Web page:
TheAdvocate
BoatUS Consumer Protection Bureau

 

What A Yacht Broker Can Do For You

By Charles Fort
Published: October/November 2013

Especially when buying or selling a large boat, the right broker can reduce stress and make the transaction go smoothly and painlessly.

If You're Buying

While owners may find the process of selling to be an anxious one, buyers are looking for their next dream boat and are likely to be enjoying looking around, trying to find the perfect fit. But buyers tend to get apprehensive once it comes to plunking down hard cash. This is where a broker can make the process less stressful. Brokers should have a separate bank account for holding deposits and there should be wording in the contract specifying what the sale is contingent upon as well as how and when the money will be returned if the sale falls through.

It's important to remember that the broker in a typical sale is getting paid by and working only for the seller, not the buyer. A broker will try to get the highest possible price (that's what his commission is paid from) and will try to sell his client's boat even if it's not necessarily the best deal for you. You're on your own with negotiations and paperwork advice. You can, however, enter into an agreement with a broker through a buyer's broker arrangement. A buyer's broker will represent you, not the seller. Once they know what you're looking for, they can scour their sources and suggest likely boats for you to view, assist in negotiating a price, and help with the paperwork. Typically, a buyer's broker gets a commission split from the seller's broker so there's no cost to you, but read the agreement before signing.

When it's time to seriously consider a boat, it will need to be hauled out and surveyed — something that's usually paid for by the buyer, though as with anything in a sale, that's negotiable. Never use a surveyor recommended by the broker or seller; it's critical to hire an independent, qualified surveyor (see links, below) who has no stake in the outcome. Not only will the survey uncover needed repairs and deficiencies, it will also establish a fair market value, all of which can be used for negotiations. It will almost certainly be needed for financing and insurance as well.End of story marker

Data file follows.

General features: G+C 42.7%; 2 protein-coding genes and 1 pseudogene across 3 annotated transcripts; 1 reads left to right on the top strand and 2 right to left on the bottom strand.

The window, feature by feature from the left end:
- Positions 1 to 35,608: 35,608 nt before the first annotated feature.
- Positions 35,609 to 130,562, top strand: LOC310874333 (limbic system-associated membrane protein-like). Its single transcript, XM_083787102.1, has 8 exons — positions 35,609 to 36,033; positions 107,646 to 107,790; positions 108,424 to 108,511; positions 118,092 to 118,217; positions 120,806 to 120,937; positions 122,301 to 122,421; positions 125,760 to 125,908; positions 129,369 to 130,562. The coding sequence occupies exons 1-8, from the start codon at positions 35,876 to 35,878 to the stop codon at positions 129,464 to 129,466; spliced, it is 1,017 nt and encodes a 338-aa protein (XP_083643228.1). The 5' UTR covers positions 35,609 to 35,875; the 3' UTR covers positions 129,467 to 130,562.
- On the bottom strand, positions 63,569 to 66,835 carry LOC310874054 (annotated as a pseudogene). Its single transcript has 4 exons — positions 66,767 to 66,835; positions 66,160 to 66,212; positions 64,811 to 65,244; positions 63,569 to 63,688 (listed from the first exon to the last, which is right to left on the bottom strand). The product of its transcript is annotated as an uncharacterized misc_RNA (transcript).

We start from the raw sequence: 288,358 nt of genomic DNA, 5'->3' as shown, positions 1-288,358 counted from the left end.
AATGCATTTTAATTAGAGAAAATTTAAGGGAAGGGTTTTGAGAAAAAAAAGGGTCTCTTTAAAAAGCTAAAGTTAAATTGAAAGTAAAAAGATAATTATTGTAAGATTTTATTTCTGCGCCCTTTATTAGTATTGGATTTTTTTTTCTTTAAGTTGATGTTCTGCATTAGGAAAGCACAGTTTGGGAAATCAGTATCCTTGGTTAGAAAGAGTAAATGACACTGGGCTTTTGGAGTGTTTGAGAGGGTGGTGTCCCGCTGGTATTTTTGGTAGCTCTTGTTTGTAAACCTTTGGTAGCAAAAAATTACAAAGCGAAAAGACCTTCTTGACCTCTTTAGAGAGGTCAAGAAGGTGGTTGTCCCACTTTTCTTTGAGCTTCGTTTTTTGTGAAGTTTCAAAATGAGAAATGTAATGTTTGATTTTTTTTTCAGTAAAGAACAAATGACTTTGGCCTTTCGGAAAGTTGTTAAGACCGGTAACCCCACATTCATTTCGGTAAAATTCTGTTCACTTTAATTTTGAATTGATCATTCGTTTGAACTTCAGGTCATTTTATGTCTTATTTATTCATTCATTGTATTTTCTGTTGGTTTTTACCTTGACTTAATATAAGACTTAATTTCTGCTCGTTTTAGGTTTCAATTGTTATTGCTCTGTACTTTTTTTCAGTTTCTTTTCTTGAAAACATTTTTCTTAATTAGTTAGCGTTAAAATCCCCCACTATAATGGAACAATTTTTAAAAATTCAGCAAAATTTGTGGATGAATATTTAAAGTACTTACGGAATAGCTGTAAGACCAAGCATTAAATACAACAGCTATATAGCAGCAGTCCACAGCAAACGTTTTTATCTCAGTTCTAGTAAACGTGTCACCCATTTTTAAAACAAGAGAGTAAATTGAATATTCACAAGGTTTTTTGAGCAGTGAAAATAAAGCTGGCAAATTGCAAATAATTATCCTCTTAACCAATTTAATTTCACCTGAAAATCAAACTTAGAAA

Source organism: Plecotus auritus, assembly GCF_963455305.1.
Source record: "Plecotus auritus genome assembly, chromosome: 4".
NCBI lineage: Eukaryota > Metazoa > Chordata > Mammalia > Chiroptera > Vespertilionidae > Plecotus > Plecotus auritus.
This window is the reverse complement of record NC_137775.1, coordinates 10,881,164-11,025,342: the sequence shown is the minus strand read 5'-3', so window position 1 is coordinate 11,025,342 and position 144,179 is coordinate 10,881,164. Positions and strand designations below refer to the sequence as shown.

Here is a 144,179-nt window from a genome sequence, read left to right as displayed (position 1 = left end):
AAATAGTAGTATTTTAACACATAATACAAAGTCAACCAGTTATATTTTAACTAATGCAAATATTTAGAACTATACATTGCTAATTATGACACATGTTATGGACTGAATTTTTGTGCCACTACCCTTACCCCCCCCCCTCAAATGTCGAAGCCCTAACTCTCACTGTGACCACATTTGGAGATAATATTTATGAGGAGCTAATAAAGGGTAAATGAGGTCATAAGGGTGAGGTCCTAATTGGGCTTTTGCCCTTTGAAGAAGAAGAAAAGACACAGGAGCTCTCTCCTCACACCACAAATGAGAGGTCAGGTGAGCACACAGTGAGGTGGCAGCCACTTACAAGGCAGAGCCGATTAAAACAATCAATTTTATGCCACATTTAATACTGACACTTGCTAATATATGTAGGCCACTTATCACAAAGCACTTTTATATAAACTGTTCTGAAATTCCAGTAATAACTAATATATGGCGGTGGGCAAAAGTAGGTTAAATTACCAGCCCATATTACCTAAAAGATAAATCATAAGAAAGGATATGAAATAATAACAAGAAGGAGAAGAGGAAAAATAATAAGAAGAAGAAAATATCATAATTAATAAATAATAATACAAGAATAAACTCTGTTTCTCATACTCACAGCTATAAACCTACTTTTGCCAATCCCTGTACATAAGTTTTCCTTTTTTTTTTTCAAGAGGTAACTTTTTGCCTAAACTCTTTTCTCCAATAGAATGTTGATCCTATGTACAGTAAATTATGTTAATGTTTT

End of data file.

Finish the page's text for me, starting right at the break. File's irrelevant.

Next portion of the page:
Here's How A Broker Can Help

If You're The Buyer, A Broker Will:

  • Accurately represent a listed boat. It's also the broker's job to determine whether the boat is free of liens.
  • Arrange for you to look at boats.
  • Disclose any serious known issues. There's a fine line between passive failure to disclose information and active concealment. Brokers should disclose anything they know that might affect a buyer's decision to purchase a vessel, such as a previous sinking or major repair. Keep in mind that even though a seller is obligated to mention serious issues, brokers only know what a seller discloses.
  • Accurately transmit offers to the owner in a timely way.
  • Place deposits in a separate escrow account. Be sure to ask where and how deposits are held and have them clearly state why, how, and when any deposits will be returned should the sale fall through.
  • Assist in scheduling haulouts, surveys, and sea trials. As a potential buyer, you're probably paying for the haulout and survey, so you should choose the boatyard and surveyor. Brokers can help with the scheduling, but never hire a surveyor recommended by anyone with a stake in the sale, including the broker and boatyard (see links).
  • Collect funds for the seller and make sure that any loans are paid off. In the past, BoatUS Consumer Protection has received complaints about brokers not paying off the seller's loan, which can be a nightmare for a new owner. With wire transfer of funds, which is more typical now, there is much less concern. If you hire a buyer's broker, they'll work on your behalf with the selling broker to make sure all of this happens accurately and efficiently.
  • For a seller, whether or not you choose to hire a broker depends on the value of the boat, how complex the sales transfer may be, and how much of your own time you're willing to invest in the process. The decision is easier for a buyer since a large percentage of bigger boats are broker-listed. Hire a buyer's broker if you want someone who will work for you, instead of the seller. If you want to try to go it alone, see the sidebar on selling it yourself.

BoatUS Consumer Protection may be able to help you find a workable solution. If you need help, email us at consumerprotection@BoatUS.com or call (703) 461-2856.

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